Therefore, I hadn't even looked at my tree yet this year.
I let the dogs out after they had their supper, and for some reason or other Moby decided he wanted to come in the front door. The sun was at the right angle to cast the ironwood tree in an odd light. It looked . . . funny. It looked like the leaves, which are normally a dusty, slightly bluish green, were dustier than usual.
Could it possibly be flower buds? Could it?
I scrambled to find some shoes and then grabbed the camera.
Yep, it's covered with buds!!! My ironwood tree is gonna BLOOOOOOM!!!!!
Each of those buds is about 1/4 inch (0.7 cm) long. They start out really, really tiny. These below are just starting to form, and each bud is about 1/32 inch long!
The cinnamon dot cactus are still blooming, too, and a couple days ago I got a great shot of a bee in one. Unfortunately, the bee refused to roll over so I could snap a picture of its bright yellow underside, but it's still cute.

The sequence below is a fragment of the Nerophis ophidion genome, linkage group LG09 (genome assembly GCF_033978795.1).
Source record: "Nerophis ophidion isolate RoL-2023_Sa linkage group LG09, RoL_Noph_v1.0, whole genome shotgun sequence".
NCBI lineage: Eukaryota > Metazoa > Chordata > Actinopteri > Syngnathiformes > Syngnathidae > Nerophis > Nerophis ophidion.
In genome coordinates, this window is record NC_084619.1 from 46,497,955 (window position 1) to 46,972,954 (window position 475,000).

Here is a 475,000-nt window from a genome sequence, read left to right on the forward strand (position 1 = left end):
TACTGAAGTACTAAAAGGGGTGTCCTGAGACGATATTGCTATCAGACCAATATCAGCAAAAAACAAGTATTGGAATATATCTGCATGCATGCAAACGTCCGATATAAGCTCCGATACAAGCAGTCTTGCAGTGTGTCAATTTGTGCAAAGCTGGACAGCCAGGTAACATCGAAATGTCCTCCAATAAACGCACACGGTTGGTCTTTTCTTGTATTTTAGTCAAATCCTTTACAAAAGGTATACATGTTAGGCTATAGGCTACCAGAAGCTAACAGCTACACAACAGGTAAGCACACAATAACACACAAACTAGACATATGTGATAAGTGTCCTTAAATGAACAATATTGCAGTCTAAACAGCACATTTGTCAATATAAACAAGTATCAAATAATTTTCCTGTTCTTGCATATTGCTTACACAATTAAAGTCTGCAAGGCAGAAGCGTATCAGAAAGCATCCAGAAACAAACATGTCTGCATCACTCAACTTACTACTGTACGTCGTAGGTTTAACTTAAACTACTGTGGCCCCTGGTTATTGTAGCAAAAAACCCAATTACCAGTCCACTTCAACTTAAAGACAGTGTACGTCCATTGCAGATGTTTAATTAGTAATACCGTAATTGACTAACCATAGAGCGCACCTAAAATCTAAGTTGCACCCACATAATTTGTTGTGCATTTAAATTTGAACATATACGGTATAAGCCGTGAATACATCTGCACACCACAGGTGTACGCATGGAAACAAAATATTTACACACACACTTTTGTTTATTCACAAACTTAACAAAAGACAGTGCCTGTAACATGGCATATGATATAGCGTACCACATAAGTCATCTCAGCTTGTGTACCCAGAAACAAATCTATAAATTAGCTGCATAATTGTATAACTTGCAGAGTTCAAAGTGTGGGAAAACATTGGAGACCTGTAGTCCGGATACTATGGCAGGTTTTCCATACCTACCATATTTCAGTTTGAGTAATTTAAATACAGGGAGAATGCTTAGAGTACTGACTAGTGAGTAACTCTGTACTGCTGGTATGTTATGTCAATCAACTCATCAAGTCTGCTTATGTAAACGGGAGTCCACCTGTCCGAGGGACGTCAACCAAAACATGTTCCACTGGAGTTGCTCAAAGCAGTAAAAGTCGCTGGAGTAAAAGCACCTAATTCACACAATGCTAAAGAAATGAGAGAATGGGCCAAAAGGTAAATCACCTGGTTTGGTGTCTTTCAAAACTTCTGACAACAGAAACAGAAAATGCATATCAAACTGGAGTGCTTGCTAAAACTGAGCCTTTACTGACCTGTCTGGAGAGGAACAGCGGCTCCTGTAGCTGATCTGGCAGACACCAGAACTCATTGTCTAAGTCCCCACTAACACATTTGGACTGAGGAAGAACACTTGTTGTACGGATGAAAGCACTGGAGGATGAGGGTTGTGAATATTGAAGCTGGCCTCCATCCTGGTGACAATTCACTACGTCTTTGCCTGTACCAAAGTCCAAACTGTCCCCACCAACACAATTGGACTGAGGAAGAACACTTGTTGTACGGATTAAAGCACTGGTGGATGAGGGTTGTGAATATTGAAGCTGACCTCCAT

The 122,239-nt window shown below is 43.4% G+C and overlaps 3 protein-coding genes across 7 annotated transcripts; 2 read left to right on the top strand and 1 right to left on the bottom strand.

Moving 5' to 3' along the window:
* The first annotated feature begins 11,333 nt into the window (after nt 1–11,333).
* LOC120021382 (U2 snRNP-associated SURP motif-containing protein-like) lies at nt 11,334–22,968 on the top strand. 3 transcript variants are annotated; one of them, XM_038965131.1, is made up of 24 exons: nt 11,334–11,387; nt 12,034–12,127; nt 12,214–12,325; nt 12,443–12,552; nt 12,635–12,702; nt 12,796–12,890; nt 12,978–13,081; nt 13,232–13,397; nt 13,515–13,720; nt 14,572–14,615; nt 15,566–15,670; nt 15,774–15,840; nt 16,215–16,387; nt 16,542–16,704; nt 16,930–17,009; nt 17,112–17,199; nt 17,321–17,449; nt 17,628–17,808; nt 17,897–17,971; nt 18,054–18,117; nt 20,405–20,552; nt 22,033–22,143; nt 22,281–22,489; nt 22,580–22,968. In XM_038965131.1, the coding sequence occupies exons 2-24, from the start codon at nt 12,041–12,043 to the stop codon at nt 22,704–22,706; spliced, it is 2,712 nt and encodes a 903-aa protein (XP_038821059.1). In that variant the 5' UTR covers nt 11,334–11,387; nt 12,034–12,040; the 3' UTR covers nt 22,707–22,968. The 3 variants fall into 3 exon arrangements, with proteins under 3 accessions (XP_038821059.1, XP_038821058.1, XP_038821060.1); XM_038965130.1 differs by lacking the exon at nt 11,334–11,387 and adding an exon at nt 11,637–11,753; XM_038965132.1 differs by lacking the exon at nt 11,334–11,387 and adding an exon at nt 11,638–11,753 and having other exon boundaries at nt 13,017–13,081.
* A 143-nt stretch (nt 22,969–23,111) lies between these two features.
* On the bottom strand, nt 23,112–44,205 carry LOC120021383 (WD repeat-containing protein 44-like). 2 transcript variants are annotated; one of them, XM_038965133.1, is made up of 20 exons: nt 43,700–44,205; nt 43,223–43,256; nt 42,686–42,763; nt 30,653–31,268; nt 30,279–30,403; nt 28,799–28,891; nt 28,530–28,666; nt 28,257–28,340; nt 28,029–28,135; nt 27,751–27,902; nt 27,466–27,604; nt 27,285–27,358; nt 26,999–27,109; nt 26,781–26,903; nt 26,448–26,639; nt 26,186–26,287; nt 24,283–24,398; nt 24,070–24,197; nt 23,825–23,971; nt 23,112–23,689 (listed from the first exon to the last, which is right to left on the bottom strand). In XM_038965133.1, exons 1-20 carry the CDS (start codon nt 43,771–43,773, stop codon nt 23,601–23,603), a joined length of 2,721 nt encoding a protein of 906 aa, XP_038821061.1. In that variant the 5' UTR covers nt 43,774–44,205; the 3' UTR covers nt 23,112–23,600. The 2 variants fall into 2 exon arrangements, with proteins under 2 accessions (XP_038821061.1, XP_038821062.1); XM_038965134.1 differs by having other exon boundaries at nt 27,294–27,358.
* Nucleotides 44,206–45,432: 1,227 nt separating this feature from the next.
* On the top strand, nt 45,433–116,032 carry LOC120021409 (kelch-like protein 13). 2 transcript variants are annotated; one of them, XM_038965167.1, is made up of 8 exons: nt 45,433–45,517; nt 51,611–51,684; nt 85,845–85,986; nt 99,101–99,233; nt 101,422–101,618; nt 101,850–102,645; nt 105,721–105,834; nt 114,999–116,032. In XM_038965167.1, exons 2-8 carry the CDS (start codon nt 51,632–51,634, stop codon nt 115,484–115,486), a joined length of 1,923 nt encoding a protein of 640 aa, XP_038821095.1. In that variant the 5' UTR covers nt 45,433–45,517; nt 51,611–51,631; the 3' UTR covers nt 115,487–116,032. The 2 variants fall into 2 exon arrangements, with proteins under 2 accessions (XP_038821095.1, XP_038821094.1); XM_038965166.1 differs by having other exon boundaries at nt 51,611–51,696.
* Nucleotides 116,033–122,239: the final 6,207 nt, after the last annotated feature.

Ironwood flowers capped off a productive afternoon for me. I spent much of the morning sorting through more of the rocks in the workshop and gathered a collection to cut on the saw. Even though the afternoon sun was pretty warm, the day remained cool enough that I put in a little over an hour on the saw and got some good slices. I already have three of my four available tumbler barrels filled and tumbling with the summer's first batches of stones. My plan is to get in another couple of hours tomorrow morning, which will probably be my last chance before the weather gets just too hot to work outside on the patio.
And this evening I'm going to read. Yeah!
A long, ranty follow-up to earlier post here regarding whether to be disappointed or angry.